With a Powerball jackpot of $460 million, the country is once again coming down with lottery fever.
There was no winner of the jackpot in the most recent drawing on Jan. 3. And while the big prize isn’t quite as big as it was last August (when it topped $750 million), that’s not stopping people from dreaming of what could be. But even the most optimistic players realize they’re probably not going to win it all.
As of Wednesday morning, the odds of winning the lottery stood at one in 292.2 million. How does that compare to other unlikely events? Short answer, it’s not good news…
To put things in context, consider this: The 1980 U.S. Men’s hockey team victory over the U.S.S.R—the “Miracle on Ice”—only had odds of 1,000 to one. But it gets much worse from there.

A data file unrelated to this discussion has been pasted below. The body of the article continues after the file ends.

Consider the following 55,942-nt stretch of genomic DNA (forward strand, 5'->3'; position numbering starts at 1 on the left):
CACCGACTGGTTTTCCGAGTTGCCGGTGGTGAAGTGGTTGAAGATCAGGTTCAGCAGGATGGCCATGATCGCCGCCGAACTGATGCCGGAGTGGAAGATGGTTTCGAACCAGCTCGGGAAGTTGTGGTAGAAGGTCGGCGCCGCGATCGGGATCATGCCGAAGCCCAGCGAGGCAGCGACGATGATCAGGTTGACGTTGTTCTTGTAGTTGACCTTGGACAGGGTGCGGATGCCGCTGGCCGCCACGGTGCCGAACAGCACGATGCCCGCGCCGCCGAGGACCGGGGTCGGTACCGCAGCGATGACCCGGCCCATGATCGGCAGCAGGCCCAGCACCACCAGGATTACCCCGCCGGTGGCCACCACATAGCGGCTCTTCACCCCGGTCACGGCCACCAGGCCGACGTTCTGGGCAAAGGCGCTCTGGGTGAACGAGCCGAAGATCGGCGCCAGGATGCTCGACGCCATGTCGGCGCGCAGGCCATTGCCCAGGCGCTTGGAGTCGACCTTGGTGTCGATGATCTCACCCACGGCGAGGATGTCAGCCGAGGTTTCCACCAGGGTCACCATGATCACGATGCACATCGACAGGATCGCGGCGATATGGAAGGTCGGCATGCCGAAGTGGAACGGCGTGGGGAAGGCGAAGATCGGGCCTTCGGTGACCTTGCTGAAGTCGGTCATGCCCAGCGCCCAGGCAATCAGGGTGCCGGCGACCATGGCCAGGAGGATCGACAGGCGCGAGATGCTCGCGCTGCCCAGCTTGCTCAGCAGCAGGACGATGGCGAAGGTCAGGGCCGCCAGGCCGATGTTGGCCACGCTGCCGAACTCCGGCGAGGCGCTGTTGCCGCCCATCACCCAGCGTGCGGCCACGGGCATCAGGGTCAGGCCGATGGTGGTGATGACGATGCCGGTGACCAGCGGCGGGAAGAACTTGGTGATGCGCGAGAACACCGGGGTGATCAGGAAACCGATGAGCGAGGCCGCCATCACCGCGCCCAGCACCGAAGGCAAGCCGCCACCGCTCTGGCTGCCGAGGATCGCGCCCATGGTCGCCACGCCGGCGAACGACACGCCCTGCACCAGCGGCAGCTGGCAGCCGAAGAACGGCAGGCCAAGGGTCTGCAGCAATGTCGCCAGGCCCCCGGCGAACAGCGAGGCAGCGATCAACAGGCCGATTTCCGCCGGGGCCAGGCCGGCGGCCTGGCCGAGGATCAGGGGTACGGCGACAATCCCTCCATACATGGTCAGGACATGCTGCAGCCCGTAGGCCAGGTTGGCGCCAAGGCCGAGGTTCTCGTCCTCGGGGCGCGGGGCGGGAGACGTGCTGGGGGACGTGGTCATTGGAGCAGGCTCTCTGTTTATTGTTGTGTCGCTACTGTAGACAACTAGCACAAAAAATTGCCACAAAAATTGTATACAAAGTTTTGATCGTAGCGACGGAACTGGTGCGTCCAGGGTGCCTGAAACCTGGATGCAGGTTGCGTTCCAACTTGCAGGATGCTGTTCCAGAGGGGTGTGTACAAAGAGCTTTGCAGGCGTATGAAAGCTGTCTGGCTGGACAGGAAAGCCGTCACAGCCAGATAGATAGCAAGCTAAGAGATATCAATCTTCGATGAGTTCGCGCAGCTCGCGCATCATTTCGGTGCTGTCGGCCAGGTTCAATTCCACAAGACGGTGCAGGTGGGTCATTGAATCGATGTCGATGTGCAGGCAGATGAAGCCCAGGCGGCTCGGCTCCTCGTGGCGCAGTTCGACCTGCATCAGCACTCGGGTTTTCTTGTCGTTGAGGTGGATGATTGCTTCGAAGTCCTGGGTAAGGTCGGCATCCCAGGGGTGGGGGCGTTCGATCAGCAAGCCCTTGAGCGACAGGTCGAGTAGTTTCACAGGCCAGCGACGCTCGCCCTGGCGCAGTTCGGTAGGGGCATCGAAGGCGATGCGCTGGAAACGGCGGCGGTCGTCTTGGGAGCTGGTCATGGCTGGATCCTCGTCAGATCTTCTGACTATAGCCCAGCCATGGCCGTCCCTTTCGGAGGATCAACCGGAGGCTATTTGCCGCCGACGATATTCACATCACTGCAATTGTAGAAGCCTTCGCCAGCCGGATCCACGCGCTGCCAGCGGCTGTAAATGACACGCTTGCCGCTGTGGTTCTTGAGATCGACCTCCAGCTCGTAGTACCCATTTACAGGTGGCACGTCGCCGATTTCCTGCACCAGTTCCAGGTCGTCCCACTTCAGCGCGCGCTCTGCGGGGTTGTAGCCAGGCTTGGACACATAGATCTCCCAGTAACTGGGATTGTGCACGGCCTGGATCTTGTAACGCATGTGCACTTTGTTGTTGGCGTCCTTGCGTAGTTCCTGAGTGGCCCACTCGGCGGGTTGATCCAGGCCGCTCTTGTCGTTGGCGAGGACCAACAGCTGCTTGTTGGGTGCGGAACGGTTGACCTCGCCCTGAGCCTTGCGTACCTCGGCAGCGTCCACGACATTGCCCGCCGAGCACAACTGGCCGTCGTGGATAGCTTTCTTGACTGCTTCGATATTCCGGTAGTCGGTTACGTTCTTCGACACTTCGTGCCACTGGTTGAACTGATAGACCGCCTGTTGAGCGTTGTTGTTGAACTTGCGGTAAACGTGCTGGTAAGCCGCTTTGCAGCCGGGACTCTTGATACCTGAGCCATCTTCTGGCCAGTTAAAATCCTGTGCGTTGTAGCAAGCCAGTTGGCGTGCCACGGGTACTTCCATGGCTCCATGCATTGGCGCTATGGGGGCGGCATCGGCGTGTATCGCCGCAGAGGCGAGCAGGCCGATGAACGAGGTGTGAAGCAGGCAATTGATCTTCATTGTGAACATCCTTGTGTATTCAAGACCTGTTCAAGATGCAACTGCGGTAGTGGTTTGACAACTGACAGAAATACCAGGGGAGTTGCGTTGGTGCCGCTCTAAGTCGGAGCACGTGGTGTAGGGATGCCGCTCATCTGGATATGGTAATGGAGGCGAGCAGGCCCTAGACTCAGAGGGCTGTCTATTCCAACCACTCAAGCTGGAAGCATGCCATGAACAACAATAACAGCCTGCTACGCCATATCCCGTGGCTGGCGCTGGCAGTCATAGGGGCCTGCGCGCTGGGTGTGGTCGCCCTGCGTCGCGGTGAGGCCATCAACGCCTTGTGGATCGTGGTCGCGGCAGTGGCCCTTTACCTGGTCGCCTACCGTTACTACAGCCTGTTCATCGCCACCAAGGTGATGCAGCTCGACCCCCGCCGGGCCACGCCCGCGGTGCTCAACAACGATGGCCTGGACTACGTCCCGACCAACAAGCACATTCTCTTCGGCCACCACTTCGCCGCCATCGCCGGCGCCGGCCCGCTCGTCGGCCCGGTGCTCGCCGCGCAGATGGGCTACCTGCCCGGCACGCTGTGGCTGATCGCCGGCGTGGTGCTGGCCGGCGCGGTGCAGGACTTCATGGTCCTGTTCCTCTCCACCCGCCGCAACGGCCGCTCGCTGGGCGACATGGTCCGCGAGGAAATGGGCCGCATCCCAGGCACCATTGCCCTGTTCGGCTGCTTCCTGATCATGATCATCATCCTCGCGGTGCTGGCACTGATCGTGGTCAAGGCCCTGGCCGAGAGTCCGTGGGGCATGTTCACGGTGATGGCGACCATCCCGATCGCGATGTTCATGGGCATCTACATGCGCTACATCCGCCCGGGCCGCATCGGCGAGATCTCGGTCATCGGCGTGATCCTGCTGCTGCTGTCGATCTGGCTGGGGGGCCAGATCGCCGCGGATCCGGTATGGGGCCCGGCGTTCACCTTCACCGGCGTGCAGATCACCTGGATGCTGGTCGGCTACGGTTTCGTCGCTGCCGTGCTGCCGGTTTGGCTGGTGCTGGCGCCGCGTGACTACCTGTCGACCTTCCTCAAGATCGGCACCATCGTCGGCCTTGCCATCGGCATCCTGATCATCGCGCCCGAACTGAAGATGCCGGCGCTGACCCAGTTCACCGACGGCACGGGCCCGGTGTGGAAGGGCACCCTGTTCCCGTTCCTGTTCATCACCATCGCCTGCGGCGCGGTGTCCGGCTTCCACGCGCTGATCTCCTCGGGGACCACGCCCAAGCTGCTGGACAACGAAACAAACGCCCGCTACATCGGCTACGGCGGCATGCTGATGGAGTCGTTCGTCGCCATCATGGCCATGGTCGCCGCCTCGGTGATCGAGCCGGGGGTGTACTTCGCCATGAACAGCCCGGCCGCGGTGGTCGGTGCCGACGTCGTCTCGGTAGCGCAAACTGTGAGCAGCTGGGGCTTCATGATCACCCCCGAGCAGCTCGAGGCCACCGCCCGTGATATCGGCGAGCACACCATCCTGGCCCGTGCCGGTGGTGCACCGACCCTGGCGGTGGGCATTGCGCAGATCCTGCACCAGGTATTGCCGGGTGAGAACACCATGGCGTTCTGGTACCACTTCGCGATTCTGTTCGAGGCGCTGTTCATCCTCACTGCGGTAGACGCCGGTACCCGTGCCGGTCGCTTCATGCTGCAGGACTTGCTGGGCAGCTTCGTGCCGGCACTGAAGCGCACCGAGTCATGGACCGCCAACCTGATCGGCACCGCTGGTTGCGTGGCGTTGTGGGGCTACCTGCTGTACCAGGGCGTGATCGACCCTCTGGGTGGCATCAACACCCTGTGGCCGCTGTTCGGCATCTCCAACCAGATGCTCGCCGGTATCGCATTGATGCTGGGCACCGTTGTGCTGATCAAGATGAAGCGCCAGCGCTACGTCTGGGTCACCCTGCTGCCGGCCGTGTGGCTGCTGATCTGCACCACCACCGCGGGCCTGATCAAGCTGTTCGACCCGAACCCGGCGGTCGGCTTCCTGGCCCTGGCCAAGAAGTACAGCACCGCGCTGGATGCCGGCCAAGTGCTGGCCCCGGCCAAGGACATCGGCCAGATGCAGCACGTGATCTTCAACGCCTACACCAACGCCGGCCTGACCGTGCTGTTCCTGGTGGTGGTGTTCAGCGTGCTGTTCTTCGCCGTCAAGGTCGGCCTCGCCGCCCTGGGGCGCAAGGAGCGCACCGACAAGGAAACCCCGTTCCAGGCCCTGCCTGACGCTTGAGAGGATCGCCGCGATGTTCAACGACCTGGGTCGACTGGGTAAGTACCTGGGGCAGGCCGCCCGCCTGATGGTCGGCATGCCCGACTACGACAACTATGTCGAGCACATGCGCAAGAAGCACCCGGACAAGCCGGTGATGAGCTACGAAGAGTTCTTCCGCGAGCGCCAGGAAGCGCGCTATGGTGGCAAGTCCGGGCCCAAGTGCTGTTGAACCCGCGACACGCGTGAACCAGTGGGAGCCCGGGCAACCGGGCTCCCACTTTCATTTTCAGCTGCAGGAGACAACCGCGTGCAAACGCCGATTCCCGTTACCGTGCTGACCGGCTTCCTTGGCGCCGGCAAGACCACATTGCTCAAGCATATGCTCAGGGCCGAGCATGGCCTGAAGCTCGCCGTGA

For instance, according to the National Oceanic and Atmospheric Administration, your odds of being struck by lightning this year are 1 in 1,083,000 – and, over the course of your lifetime, those drop to about 1 in 13,500.
Speaking of things falling from the sky, you’ve got a one in 1,600,000 chance of dying from a local meteorite, asteroid, or comet impact, according to a 2014 paper by Tulane University earth sciences professor Stephen A. Nelson.
And even if you really show up the oddsmakers and make three consecutive holes in one the next time you hit the links, it still won’t put you close to your chances of winning Powerball. Your chances of such a successful day on the Greens currently stand at ‘just’ 156,250,000 to 1.